WhatCulture seems to believe that Picard playing the flute in a Jeffries Tube is the most satisfying moment in Star Trek, but it’s actually a scene from First Contact.
We love celebrating other Star Trek sites and ideas on this site. We don’t just see Star Trek as a media franchise but as a fandom, a fandom that encompasses all of us fans. So it’s not out of the ordinary to see us praising or challenging other outlets for their takes on Star Trek and that’s what we’re doing in this piece, as we look at WhatCulture’s “10 Most Satisfying Star Trek Moments” number one entry. They claim that Jean-Luc Picard playing the flute in the Jeffries Tube is their top pic (spoiler) but they couldn’t be more off if they tried. The best moment wasn’t in a Next Generation episode, but a Next Generation movie; Star Trek: First Contact.
While WhatCulture does hit on the movie at their no. 2 spot, they pick the Battle of Sector 001 which isn’t it. No, the scene in question sees Worf, Picard, and Lt. Hawk (Neil McDonagh) walking on the hull of the U.S.S. Enterprise-E, attempting to stop the Borg from sending out a deep space signal to the rest of the Borg collective which would have signaled an invasion of a pre-warp Earth.
Hawk gets assimilated after failing to release a clamp that would send the radar dish off the hull of the ship, and Worf’s spacesuit gets a cut in it that renders the Klingon unable to fight. Leaving Picard the last person standing to release the radar dish from the ship and then destroy it before it can summon the rest of the Borg. As Picard is trying to destroy the radar dish, a now assimilated Hawk returns and attacks Picard, nearly killing him before a single shot from a phaser rifle sends Hawk floating into space. The shot came from Worf, who had used a Borg appendage to seal off the air leak in his suit.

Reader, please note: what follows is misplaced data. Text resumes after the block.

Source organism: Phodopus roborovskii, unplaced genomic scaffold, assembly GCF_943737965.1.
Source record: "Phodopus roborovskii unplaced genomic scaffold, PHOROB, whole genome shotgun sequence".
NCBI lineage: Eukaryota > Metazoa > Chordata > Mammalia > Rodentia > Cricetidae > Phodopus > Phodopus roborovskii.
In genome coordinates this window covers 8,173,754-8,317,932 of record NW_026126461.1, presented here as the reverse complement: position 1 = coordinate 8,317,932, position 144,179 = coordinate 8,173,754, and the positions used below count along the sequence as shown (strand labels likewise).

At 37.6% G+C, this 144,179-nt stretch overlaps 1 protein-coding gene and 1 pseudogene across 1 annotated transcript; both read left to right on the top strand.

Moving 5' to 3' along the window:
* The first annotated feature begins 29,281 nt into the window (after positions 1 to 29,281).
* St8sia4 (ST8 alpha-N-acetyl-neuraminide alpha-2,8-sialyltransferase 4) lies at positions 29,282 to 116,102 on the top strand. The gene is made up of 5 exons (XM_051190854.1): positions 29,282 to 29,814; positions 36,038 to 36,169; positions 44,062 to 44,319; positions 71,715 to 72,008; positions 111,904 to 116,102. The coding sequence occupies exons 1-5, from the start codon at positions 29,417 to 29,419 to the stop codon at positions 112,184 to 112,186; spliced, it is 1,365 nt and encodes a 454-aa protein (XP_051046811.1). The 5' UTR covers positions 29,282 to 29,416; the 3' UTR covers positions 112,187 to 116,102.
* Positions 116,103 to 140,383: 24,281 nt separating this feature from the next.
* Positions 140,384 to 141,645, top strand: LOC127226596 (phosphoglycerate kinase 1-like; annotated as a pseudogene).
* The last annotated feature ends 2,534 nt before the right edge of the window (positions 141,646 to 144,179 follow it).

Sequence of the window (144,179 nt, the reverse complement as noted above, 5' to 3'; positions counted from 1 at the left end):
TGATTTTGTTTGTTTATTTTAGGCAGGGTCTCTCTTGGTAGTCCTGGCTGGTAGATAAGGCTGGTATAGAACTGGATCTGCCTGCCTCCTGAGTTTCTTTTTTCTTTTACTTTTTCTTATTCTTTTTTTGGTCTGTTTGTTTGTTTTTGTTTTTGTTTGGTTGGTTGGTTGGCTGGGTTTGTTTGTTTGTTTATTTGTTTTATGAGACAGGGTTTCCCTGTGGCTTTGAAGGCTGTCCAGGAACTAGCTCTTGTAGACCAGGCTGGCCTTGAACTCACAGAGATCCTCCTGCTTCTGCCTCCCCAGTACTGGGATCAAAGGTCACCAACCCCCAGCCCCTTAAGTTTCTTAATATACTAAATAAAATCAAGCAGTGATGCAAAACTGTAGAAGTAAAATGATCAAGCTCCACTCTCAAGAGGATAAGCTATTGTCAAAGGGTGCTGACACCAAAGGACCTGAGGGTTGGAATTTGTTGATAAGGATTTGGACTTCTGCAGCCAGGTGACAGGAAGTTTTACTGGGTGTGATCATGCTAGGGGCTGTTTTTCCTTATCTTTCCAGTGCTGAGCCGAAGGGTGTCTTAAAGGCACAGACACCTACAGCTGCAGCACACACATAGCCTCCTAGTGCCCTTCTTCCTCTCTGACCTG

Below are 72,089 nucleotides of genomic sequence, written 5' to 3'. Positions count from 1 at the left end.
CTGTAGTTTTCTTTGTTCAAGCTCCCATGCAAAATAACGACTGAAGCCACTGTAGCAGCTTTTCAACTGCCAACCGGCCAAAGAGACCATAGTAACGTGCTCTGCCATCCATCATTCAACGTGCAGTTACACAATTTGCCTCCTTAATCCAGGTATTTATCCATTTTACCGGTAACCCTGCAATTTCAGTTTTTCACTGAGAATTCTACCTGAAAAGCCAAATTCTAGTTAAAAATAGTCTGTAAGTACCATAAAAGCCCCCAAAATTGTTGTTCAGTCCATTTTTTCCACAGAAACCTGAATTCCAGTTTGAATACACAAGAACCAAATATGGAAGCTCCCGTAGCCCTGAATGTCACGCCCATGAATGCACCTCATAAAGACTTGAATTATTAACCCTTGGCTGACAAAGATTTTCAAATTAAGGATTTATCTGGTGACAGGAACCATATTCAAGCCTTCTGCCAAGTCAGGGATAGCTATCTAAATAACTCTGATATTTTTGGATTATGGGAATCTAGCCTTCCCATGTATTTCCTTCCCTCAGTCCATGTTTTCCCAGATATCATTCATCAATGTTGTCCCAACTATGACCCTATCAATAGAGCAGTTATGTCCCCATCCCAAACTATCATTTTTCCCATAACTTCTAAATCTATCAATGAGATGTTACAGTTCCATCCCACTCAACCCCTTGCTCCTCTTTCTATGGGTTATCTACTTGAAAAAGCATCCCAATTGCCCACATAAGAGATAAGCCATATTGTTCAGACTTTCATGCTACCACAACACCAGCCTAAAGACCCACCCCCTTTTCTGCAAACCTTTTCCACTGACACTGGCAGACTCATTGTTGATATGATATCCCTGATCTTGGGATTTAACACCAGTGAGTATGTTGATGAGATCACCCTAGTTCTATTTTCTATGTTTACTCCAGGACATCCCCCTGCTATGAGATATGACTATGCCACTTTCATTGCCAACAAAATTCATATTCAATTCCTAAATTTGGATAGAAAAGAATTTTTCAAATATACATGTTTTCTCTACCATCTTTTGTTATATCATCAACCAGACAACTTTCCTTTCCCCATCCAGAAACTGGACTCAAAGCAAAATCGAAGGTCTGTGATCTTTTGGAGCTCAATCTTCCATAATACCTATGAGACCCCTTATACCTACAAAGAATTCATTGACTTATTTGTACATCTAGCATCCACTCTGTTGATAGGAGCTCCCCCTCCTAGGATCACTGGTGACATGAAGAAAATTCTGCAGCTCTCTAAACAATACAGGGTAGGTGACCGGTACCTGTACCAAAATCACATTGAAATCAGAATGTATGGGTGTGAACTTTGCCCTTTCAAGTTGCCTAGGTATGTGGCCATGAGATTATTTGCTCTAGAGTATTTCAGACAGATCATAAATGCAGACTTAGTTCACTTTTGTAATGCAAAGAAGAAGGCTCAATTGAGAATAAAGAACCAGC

After Picard hits the connecting device that attached the radar dish to the ship, Worf took aim at the device the Borg converted and uttered the sweetest line of the movie;
Worf then shoots the radar dish and destroys it in one of the most impressive scenes in what is arguably the most impressive film in Star Trek history.
You’re of course entitled to your own opinions and theories, as to the most satisfying moment, but this is mine.